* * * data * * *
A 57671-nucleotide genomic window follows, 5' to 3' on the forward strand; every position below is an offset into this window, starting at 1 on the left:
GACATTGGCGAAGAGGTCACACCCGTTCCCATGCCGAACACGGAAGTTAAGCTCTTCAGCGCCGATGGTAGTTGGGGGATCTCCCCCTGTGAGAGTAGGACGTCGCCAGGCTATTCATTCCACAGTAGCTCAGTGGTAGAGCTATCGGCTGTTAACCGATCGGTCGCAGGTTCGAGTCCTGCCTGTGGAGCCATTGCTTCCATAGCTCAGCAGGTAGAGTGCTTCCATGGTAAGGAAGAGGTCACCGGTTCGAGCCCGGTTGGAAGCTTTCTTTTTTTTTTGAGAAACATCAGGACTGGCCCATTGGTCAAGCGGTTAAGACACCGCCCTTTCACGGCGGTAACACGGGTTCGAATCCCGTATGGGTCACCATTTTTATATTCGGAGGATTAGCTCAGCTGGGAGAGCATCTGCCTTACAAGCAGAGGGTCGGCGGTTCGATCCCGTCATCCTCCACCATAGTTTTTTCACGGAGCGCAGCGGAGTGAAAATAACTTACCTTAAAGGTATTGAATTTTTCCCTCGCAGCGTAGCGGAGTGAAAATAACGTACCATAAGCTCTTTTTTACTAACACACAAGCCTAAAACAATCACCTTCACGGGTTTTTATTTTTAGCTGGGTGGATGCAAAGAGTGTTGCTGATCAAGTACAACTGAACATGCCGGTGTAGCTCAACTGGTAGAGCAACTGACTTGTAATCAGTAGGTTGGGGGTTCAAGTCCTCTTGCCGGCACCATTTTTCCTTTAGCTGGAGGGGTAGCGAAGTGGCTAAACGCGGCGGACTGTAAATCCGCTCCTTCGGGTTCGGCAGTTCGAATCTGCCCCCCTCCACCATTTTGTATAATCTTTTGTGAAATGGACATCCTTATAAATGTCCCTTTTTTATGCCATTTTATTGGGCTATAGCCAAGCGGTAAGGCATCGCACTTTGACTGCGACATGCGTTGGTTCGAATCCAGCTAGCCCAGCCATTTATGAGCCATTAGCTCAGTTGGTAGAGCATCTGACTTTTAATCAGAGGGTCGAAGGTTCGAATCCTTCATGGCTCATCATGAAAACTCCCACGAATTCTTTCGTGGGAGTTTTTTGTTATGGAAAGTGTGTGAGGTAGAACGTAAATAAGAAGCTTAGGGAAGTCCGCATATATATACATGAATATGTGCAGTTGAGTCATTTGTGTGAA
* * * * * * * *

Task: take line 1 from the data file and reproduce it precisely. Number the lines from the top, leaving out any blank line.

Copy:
A 57671-nucleotide genomic window follows, 5' to 3' on the forward strand; every position below is an offset into this window, starting at 1 on the left: